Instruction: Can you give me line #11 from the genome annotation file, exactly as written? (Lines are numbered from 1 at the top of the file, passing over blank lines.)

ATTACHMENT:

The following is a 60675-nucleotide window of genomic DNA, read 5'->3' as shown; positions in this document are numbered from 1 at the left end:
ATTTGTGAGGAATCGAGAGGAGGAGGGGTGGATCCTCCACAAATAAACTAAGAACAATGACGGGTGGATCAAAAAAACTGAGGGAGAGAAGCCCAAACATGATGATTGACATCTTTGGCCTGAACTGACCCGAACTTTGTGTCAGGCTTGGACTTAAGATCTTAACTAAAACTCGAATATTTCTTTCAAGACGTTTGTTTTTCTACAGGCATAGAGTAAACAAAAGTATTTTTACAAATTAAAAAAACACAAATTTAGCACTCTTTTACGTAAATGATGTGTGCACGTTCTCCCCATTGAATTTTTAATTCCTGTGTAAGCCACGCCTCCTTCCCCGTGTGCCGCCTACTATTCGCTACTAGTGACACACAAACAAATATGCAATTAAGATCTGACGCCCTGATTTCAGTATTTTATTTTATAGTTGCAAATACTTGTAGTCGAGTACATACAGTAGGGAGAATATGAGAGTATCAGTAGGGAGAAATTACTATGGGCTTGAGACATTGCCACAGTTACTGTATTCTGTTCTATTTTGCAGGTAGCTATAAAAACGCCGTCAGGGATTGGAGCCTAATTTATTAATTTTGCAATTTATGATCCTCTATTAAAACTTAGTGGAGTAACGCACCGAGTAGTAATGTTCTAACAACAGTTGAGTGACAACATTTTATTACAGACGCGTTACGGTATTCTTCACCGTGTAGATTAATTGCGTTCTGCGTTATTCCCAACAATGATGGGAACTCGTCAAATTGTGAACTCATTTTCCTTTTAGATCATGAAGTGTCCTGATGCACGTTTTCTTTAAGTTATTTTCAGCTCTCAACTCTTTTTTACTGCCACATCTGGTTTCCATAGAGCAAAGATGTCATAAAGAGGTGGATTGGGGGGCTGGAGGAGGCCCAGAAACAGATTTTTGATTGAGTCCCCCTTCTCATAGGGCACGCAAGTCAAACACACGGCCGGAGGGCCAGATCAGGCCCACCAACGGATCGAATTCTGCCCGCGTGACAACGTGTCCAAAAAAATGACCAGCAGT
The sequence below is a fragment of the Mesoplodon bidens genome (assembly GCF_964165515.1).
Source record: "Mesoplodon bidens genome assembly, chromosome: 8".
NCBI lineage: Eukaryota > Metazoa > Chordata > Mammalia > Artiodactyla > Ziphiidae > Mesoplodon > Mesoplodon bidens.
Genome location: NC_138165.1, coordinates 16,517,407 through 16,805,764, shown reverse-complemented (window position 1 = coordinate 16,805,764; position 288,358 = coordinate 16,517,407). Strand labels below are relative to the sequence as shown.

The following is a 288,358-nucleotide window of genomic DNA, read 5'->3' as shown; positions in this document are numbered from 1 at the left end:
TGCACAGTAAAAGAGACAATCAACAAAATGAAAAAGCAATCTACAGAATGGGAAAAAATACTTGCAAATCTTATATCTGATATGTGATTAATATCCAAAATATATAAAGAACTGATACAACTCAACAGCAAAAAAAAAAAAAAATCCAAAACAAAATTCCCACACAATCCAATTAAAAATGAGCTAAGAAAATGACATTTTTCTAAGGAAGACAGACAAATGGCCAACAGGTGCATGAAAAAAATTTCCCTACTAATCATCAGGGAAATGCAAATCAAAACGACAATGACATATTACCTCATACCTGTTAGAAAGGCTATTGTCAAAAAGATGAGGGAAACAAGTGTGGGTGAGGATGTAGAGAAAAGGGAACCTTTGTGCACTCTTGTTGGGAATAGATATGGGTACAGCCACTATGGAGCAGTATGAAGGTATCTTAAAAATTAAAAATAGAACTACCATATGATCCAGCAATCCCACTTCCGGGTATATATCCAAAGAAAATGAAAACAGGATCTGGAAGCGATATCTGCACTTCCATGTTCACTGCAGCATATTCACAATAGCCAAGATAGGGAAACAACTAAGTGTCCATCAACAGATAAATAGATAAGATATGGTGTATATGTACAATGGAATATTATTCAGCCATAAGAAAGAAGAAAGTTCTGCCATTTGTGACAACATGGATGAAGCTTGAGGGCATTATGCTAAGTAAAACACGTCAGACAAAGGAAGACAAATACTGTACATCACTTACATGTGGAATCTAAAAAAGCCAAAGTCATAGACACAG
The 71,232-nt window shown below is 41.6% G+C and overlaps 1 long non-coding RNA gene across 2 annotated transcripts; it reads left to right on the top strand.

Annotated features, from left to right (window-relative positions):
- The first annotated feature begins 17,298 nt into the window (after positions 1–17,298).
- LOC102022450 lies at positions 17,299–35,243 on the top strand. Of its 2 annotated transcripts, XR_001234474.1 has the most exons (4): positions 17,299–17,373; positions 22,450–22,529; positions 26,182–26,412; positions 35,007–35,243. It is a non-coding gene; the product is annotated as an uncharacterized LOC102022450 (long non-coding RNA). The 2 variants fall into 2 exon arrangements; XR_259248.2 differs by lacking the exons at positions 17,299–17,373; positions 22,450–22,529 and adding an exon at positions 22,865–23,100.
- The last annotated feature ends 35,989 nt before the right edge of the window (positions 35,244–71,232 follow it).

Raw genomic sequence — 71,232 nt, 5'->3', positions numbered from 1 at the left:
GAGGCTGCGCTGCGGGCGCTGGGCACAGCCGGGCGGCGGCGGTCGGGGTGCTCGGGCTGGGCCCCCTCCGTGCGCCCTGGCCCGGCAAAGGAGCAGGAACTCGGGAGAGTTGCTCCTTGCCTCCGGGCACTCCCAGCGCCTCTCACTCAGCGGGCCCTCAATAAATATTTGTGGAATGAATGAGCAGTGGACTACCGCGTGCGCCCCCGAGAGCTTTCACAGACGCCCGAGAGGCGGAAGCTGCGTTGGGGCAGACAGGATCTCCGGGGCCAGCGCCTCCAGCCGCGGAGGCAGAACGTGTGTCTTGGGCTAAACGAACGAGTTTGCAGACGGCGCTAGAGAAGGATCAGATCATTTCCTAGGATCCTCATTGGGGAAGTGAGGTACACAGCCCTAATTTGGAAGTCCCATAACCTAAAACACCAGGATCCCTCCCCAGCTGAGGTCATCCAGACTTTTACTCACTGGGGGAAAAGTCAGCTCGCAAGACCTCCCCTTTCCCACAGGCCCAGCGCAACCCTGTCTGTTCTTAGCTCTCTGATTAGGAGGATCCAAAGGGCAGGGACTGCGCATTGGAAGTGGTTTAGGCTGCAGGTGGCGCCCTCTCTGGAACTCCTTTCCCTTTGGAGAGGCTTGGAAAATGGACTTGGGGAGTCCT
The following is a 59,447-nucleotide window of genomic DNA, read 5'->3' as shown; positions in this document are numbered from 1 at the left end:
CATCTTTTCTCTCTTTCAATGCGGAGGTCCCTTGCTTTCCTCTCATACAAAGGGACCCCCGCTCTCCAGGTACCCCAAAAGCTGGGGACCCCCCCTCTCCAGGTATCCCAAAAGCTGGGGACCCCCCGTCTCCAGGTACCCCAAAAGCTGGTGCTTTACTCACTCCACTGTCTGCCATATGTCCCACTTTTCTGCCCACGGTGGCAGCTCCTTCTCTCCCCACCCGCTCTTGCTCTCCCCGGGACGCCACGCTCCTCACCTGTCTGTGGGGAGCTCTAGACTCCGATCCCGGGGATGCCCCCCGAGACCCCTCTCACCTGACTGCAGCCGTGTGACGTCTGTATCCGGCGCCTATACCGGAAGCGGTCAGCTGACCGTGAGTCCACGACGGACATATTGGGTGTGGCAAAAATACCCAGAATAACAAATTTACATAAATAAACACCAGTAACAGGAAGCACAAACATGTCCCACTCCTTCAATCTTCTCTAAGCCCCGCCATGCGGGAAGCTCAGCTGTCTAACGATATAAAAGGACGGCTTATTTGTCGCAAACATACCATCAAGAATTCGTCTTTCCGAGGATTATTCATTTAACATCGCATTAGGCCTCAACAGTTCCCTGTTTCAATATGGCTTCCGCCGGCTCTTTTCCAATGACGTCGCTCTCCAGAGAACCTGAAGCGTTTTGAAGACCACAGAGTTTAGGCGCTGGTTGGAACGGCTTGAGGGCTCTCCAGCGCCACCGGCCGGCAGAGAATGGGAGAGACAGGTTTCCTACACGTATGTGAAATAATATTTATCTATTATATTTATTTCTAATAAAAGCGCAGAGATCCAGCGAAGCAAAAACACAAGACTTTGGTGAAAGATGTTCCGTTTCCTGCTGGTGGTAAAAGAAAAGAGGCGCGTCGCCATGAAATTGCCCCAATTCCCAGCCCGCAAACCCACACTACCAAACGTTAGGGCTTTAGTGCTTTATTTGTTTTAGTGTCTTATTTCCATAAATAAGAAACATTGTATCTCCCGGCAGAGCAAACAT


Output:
- The first annotated feature begins 17,298 nt into the window (after positions 1–17,298).